Whether designing a disposable medical device, mass-producing a consumer charging cable or developing a wire harness for a piece of capital equipment, careful detail must be paid to connect the different components. This coming-together is most typically accomplished using some version of wire. Unbeknownst to the majority of the general public, this much design and engineering that goes into each of these types of wire. At the core of a wire are conductors aiding the movement of the electrical charge, the question is—how do we prevent the loss of the free-flowing electricity? Like a home keeping warm air in and cool air out in the winter, this is where wire insulation enters the picture.
Before we discuss what the “Insulation” is, let establish the very basic anatomy of a wire. Within a “simple” wire you have, moving from inside to outside;
What is “Insulation”?
Insulation provides resistivity to the wire, separating the conductors both electrically and physically. The insulation minimizes free flowing electric charges from the conductor segments of the wire. When choosing an insulation considering the environment it will be used in is crucial. Physical considerations can be things like temperature rating, flexibility, the life of the application, flammability and more.
What is the insulation made of?
Guarding against interference as well as keeping the signal as strong as possible, insulation always consists of non-metallic, non-conductive material to resist the flow of electricity. Insulators come in multiple forms; solids, liquids, and gases. For this discussion, we are only going to consider three types of solid insulators, those being: Plastics, Teflon, Rubber and Paper.
Plastic insulators range from various polyvinylchloride (PVC) to polyurethane and polyethylene—to name only a few of the more common. Pricing ranges from inexpensive PVCs to expensive implantable polyurethanes. Plastics provide use in diverse applications and exposures. Plastics have a vast range of rigidity and thickness.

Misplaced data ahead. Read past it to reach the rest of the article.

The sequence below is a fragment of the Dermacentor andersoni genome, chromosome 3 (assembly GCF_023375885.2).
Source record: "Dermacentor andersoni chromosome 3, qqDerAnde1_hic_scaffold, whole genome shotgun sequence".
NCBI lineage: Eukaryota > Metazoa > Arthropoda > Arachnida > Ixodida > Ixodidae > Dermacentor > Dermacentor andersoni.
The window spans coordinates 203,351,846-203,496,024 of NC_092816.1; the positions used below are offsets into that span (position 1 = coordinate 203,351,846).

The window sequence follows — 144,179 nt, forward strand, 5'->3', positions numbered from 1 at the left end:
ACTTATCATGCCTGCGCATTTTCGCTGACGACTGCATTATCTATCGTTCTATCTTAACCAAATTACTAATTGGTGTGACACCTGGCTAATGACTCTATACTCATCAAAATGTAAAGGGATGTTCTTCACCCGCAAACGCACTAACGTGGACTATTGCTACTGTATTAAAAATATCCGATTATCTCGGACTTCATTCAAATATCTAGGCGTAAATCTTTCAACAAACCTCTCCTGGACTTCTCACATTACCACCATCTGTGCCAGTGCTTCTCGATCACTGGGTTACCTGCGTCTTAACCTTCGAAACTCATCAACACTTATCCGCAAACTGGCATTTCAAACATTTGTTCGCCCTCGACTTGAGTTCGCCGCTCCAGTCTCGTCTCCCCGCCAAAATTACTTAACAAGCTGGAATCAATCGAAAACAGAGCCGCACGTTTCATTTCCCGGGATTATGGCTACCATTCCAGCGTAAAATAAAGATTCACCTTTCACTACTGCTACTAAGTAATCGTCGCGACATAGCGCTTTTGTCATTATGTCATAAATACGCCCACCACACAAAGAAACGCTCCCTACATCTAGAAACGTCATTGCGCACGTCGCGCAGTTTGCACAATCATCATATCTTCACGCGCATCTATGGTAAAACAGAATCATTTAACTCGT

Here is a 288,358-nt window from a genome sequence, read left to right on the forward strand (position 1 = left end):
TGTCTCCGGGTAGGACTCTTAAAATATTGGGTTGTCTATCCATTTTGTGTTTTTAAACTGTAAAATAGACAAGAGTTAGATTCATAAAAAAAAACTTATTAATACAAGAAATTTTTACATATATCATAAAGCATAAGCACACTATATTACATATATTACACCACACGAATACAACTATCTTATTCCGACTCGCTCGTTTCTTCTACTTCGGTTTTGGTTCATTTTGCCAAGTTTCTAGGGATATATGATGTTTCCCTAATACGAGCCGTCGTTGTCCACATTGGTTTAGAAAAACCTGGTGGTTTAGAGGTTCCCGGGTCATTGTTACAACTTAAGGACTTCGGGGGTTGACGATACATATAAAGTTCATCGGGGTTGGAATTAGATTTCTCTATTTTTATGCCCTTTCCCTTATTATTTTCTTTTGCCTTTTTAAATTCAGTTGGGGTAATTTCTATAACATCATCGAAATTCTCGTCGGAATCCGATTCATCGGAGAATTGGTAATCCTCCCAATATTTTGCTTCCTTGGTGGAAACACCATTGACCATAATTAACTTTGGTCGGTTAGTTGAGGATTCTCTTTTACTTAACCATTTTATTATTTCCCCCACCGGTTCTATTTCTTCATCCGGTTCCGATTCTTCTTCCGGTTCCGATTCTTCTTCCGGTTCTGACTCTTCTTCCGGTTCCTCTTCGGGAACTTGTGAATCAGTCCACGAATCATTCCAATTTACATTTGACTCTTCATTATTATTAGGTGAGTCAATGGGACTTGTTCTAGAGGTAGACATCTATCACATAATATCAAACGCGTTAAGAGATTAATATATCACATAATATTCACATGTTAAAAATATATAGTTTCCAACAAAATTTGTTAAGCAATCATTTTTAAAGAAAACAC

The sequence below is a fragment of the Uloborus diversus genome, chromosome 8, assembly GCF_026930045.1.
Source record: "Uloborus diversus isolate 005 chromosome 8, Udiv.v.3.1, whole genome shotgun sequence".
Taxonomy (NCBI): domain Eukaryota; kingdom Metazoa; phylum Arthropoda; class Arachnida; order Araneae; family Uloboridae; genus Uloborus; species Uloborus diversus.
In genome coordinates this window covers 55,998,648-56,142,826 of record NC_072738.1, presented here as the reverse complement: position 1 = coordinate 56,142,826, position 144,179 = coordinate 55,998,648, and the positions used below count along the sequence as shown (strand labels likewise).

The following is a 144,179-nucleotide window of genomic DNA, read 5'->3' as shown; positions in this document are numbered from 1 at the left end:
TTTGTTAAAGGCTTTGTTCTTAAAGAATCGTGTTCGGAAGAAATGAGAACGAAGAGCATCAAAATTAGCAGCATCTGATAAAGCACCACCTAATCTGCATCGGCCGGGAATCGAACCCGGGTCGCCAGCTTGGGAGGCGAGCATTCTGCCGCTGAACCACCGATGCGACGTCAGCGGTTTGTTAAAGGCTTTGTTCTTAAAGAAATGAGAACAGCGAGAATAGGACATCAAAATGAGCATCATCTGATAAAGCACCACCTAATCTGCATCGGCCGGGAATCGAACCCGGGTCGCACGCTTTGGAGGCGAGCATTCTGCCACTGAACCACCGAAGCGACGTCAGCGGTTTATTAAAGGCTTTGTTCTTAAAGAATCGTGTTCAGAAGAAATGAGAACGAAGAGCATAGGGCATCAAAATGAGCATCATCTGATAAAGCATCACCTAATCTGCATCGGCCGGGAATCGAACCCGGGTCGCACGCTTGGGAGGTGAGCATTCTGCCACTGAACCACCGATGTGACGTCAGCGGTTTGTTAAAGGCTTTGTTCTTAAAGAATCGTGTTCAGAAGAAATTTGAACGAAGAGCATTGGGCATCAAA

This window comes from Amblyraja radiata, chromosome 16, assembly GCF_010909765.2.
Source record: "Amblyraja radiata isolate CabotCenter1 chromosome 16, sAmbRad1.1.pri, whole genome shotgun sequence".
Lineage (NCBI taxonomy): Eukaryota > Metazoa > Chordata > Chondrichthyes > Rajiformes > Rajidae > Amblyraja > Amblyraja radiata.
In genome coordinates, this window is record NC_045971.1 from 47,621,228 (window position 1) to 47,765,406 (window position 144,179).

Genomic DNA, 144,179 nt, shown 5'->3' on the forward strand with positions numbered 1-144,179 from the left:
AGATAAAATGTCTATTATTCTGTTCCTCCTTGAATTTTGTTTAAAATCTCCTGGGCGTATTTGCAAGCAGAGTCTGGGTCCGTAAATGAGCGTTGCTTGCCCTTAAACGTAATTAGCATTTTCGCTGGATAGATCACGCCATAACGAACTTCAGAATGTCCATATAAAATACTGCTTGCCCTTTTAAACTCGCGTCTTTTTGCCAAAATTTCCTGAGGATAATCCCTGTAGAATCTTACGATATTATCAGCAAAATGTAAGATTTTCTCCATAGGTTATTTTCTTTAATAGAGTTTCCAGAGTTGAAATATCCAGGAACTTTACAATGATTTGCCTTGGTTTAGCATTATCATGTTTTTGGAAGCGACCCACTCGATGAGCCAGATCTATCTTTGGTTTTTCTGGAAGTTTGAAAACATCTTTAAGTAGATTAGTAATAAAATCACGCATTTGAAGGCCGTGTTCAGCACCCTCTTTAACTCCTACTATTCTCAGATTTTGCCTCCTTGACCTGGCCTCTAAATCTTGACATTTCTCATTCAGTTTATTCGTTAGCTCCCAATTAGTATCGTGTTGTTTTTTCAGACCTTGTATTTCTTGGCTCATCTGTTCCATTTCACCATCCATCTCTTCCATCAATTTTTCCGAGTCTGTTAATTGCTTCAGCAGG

Fluoropolymers are excellent insulators for high-temperature applications, they also have superior mechanical strength at high temperatures. The unique material that is Teflon provides unsurpassed electrical properties, such as, high dielectric strength, low dielectric loss and low dielectric constant.
Chosen for its long life, flexibility and performance under high temperatures, rubber is another common insulation type. Common rubbers include ethylene propylene, silicone and neoprene.
Originally used for its pure cellulose, for decades you could find paper in telephone cables—it’s true, kids, our telephones were once tethered to a wall by wires and cords and didn’t send pictures. Paper as an insulator has several drawing backs and has widely been replaced by plastics, rubbers and Teflon.
Now that you’ve crammed your head with knowledge about conductors and insulation and your dreams will be filled with wire, we can’t stop now. The next installment of Electric Wire 101 will be the exciting world of shielding. I know you can hardly contain your excitement—neither can we—so check back soon, or subscribe to our blog, for the long and short of shielding.
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